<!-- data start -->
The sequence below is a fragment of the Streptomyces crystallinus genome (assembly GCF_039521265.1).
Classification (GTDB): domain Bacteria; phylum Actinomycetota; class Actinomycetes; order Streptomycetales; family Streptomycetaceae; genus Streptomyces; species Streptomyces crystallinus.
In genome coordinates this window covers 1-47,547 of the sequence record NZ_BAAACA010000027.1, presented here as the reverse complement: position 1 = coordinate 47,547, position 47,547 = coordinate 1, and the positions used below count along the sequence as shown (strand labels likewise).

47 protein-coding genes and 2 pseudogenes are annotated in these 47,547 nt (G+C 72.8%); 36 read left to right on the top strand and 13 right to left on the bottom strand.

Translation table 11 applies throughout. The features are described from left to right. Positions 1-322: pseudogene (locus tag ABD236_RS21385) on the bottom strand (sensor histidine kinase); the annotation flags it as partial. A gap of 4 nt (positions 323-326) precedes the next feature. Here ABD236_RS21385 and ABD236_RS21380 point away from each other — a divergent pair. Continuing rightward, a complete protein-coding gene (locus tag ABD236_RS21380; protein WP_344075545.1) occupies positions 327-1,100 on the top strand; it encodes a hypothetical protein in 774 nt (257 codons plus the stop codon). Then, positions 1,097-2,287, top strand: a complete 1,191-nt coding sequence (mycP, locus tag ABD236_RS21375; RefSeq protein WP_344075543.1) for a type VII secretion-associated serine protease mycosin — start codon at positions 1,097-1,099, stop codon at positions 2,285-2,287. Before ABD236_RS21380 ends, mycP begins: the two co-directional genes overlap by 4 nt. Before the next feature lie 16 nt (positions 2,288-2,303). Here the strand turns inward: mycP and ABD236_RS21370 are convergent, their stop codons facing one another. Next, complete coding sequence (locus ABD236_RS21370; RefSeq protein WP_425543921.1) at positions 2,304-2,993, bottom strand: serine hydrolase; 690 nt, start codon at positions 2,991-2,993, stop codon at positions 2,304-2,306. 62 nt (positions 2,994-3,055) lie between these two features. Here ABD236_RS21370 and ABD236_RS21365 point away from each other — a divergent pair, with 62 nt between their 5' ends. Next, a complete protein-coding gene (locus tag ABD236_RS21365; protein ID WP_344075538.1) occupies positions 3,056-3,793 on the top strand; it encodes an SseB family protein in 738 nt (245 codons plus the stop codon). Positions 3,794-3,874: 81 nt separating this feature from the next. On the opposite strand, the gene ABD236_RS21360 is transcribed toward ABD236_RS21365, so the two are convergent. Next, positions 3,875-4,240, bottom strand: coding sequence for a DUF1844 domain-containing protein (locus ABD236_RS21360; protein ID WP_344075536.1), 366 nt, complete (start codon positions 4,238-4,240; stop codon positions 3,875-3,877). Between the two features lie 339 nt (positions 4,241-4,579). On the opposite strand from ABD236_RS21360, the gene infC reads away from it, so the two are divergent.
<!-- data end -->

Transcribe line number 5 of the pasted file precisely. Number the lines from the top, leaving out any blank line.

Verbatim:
Translation table 11 applies throughout. The features are described from left to right. Positions 1-322: pseudogene (locus tag ABD236_RS21385) on the bottom strand (sensor histidine kinase); the annotation flags it as partial. A gap of 4 nt (positions 323-326) precedes the next feature. Here ABD236_RS21385 and ABD236_RS21380 point away from each other — a divergent pair. Continuing rightward, a complete protein-coding gene (locus tag ABD236_RS21380; protein WP_344075545.1) occupies positions 327-1,100 on the top strand; it encodes a hypothetical protein in 774 nt (257 codons plus the stop codon). Then, positions 1,097-2,287, top strand: a complete 1,191-nt coding sequence (mycP, locus tag ABD236_RS21375; RefSeq protein WP_344075543.1) for a type VII secretion-associated serine protease mycosin — start codon at positions 1,097-1,099, stop codon at positions 2,285-2,287. Before ABD236_RS21380 ends, mycP begins: the two co-directional genes overlap by 4 nt. Before the next feature lie 16 nt (positions 2,288-2,303). Here the strand turns inward: mycP and ABD236_RS21370 are convergent, their stop codons facing one another. Next, complete coding sequence (locus ABD236_RS21370; RefSeq protein WP_425543921.1) at positions 2,304-2,993, bottom strand: serine hydrolase; 690 nt, start codon at positions 2,991-2,993, stop codon at positions 2,304-2,306. 62 nt (positions 2,994-3,055) lie between these two features. Here ABD236_RS21370 and ABD236_RS21365 point away from each other — a divergent pair, with 62 nt between their 5' ends. Next, a complete protein-coding gene (locus tag ABD236_RS21365; protein ID WP_344075538.1) occupies positions 3,056-3,793 on the top strand; it encodes an SseB family protein in 738 nt (245 codons plus the stop codon). Positions 3,794-3,874: 81 nt separating this feature from the next. On the opposite strand, the gene ABD236_RS21360 is transcribed toward ABD236_RS21365, so the two are convergent. Next, positions 3,875-4,240, bottom strand: coding sequence for a DUF1844 domain-containing protein (locus ABD236_RS21360; protein ID WP_344075536.1), 366 nt, complete (start codon positions 4,238-4,240; stop codon positions 3,875-3,877). Between the two features lie 339 nt (positions 4,241-4,579). On the opposite strand from ABD236_RS21360, the gene infC reads away from it, so the two are divergent.